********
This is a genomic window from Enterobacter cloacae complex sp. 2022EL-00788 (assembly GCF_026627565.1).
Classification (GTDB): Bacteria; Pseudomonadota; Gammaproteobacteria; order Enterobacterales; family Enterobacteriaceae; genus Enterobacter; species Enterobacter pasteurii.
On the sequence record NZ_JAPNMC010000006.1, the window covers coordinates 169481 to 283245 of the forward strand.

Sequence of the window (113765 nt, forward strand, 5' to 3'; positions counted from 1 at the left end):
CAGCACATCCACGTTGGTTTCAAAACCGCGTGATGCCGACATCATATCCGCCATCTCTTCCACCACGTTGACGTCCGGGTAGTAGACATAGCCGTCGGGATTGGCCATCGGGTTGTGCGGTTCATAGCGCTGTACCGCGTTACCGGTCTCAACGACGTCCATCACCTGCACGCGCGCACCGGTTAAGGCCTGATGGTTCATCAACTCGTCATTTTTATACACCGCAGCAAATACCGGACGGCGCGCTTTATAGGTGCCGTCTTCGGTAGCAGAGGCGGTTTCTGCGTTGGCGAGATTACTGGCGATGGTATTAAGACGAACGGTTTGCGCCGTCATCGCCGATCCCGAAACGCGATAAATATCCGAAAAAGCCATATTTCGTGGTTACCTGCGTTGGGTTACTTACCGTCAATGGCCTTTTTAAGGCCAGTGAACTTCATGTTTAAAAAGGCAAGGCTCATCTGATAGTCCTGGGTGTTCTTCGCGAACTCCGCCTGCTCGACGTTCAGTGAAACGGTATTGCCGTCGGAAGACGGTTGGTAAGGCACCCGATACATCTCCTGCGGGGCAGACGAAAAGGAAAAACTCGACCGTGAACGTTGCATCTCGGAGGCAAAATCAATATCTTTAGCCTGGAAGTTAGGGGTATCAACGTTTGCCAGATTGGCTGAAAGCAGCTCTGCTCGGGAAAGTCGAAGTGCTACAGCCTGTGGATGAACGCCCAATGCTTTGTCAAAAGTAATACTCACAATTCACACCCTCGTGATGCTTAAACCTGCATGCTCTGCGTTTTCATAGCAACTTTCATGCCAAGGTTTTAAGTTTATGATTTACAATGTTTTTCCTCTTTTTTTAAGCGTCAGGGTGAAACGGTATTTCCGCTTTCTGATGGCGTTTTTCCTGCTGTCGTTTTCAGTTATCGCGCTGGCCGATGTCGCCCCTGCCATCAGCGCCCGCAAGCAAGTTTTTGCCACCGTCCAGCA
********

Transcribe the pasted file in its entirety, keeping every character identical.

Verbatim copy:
This is a genomic window from Enterobacter cloacae complex sp. 2022EL-00788 (assembly GCF_026627565.1).
Classification (GTDB): Bacteria; Pseudomonadota; Gammaproteobacteria; order Enterobacterales; family Enterobacteriaceae; genus Enterobacter; species Enterobacter pasteurii.
On the sequence record NZ_JAPNMC010000006.1, the window covers coordinates 169481 to 283245 of the forward strand.

Sequence of the window (113765 nt, forward strand, 5' to 3'; positions counted from 1 at the left end):
CAGCACATCCACGTTGGTTTCAAAACCGCGTGATGCCGACATCATATCCGCCATCTCTTCCACCACGTTGACGTCCGGGTAGTAGACATAGCCGTCGGGATTGGCCATCGGGTTGTGCGGTTCATAGCGCTGTACCGCGTTACCGGTCTCAACGACGTCCATCACCTGCACGCGCGCACCGGTTAAGGCCTGATGGTTCATCAACTCGTCATTTTTATACACCGCAGCAAATACCGGACGGCGCGCTTTATAGGTGCCGTCTTCGGTAGCAGAGGCGGTTTCTGCGTTGGCGAGATTACTGGCGATGGTATTAAGACGAACGGTTTGCGCCGTCATCGCCGATCCCGAAACGCGATAAATATCCGAAAAAGCCATATTTCGTGGTTACCTGCGTTGGGTTACTTACCGTCAATGGCCTTTTTAAGGCCAGTGAACTTCATGTTTAAAAAGGCAAGGCTCATCTGATAGTCCTGGGTGTTCTTCGCGAACTCCGCCTGCTCGACGTTCAGTGAAACGGTATTGCCGTCGGAAGACGGTTGGTAAGGCACCCGATACATCTCCTGCGGGGCAGACGAAAAGGAAAAACTCGACCGTGAACGTTGCATCTCGGAGGCAAAATCAATATCTTTAGCCTGGAAGTTAGGGGTATCAACGTTTGCCAGATTGGCTGAAAGCAGCTCTGCTCGGGAAAGTCGAAGTGCTACAGCCTGTGGATGAACGCCCAATGCTTTGTCAAAAGTAATACTCACAATTCACACCCTCGTGATGCTTAAACCTGCATGCTCTGCGTTTTCATAGCAACTTTCATGCCAAGGTTTTAAGTTTATGATTTACAATGTTTTTCCTCTTTTTTTAAGCGTCAGGGTGAAACGGTATTTCCGCTTTCTGATGGCGTTTTTCCTGCTGTCGTTTTCAGTTATCGCGCTGGCCGATGTCGCCCCTGCCATCAGCGCCCGCAAGCAAGTTTTTGCCACCGTCCAGCA